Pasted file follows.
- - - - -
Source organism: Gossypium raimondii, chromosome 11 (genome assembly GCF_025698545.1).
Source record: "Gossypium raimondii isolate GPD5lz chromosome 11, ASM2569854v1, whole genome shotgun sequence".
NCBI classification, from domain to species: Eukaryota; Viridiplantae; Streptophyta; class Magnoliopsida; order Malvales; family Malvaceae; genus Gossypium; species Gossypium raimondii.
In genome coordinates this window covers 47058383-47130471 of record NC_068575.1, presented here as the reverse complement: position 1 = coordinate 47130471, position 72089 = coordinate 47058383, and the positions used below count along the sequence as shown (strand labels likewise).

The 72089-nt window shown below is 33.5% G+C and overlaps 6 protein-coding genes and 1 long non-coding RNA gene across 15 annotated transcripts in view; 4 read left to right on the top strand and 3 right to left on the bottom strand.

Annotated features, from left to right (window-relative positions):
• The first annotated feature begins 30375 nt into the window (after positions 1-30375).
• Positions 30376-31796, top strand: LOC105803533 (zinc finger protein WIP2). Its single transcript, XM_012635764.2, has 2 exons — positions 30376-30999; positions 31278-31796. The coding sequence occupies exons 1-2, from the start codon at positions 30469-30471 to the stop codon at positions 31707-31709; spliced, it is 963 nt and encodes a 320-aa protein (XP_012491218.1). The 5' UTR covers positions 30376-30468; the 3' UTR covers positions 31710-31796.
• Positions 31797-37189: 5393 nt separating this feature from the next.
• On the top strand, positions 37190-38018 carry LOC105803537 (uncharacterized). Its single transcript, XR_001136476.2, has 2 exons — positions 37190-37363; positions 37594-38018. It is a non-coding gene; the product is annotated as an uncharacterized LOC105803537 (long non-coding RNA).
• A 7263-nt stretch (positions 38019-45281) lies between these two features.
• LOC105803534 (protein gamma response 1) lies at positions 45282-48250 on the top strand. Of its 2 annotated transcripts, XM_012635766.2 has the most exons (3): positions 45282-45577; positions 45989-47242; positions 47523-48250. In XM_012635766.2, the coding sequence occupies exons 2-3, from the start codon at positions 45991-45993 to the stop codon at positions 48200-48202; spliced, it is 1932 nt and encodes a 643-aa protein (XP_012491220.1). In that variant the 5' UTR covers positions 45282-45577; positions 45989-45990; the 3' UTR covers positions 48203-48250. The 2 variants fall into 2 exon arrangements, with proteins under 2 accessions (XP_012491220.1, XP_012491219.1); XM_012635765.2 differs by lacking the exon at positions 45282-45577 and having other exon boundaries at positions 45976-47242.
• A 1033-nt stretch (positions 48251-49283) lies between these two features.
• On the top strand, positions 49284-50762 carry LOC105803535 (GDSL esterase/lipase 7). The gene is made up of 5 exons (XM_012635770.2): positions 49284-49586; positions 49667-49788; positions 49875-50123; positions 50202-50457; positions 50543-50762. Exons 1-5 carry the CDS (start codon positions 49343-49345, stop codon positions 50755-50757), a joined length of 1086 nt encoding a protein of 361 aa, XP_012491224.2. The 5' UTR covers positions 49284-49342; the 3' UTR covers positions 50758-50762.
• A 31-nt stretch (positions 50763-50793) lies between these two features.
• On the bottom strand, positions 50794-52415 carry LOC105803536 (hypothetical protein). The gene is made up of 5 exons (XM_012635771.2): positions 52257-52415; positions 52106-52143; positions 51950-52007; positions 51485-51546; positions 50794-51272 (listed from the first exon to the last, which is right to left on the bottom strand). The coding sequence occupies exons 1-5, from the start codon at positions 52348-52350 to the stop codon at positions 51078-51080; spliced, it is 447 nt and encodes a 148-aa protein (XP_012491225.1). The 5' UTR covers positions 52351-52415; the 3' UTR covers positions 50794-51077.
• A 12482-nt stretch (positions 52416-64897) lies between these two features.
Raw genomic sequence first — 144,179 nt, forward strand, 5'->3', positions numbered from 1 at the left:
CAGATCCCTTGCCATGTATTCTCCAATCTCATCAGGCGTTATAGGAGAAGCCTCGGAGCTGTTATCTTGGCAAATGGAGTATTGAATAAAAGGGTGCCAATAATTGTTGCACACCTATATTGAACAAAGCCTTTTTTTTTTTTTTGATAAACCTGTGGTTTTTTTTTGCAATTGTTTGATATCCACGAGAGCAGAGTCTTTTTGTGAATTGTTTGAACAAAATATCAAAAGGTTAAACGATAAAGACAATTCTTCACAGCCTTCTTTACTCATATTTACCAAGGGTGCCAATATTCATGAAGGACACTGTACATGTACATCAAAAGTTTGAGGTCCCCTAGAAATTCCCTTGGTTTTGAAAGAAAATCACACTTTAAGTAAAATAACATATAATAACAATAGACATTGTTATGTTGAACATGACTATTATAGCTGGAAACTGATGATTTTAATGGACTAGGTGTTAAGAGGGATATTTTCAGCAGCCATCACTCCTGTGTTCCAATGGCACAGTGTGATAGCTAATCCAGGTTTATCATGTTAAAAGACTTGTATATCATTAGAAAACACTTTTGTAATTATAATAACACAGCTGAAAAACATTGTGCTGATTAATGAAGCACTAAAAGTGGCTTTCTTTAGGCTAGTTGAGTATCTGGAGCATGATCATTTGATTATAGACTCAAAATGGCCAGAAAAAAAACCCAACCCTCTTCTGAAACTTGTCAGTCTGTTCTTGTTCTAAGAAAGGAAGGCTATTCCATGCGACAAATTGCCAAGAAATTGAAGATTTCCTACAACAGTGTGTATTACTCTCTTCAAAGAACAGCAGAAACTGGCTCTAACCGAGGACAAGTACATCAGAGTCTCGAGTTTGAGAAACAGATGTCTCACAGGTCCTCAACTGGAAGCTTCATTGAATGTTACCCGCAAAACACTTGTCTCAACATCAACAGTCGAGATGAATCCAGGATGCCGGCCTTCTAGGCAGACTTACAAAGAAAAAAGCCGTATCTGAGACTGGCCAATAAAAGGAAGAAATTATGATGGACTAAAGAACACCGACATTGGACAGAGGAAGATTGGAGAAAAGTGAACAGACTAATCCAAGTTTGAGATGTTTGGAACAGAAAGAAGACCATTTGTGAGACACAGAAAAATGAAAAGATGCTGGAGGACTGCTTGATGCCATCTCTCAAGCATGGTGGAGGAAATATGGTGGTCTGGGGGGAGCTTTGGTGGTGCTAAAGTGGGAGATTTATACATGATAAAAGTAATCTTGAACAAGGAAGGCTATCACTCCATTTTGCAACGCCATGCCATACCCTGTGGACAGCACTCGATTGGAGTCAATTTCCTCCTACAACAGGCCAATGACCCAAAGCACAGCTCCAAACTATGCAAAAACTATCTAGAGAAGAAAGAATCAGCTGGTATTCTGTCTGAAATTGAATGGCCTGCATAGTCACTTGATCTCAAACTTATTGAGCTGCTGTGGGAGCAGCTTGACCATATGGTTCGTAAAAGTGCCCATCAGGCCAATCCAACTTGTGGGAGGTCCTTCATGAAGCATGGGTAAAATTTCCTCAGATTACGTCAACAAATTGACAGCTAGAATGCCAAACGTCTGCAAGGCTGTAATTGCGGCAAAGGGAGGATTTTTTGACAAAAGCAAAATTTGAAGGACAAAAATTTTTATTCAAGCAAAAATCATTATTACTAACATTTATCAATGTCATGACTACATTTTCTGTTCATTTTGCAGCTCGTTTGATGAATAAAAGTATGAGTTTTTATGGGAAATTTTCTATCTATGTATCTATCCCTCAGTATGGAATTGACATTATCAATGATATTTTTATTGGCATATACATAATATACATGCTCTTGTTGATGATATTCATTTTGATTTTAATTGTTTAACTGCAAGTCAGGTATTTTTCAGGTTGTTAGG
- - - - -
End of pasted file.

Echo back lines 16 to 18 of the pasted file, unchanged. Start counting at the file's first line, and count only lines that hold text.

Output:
• On the bottom strand, positions 50794-52415 carry LOC105803536 (hypothetical protein). The gene is made up of 5 exons (XM_012635771.2): positions 52257-52415; positions 52106-52143; positions 51950-52007; positions 51485-51546; positions 50794-51272 (listed from the first exon to the last, which is right to left on the bottom strand). The coding sequence occupies exons 1-5, from the start codon at positions 52348-52350 to the stop codon at positions 51078-51080; spliced, it is 447 nt and encodes a 148-aa protein (XP_012491225.1). The 5' UTR covers positions 52351-52415; the 3' UTR covers positions 50794-51077.
• A 12482-nt stretch (positions 52416-64897) lies between these two features.
Raw genomic sequence first — 144,179 nt, forward strand, 5'->3', positions numbered from 1 at the left: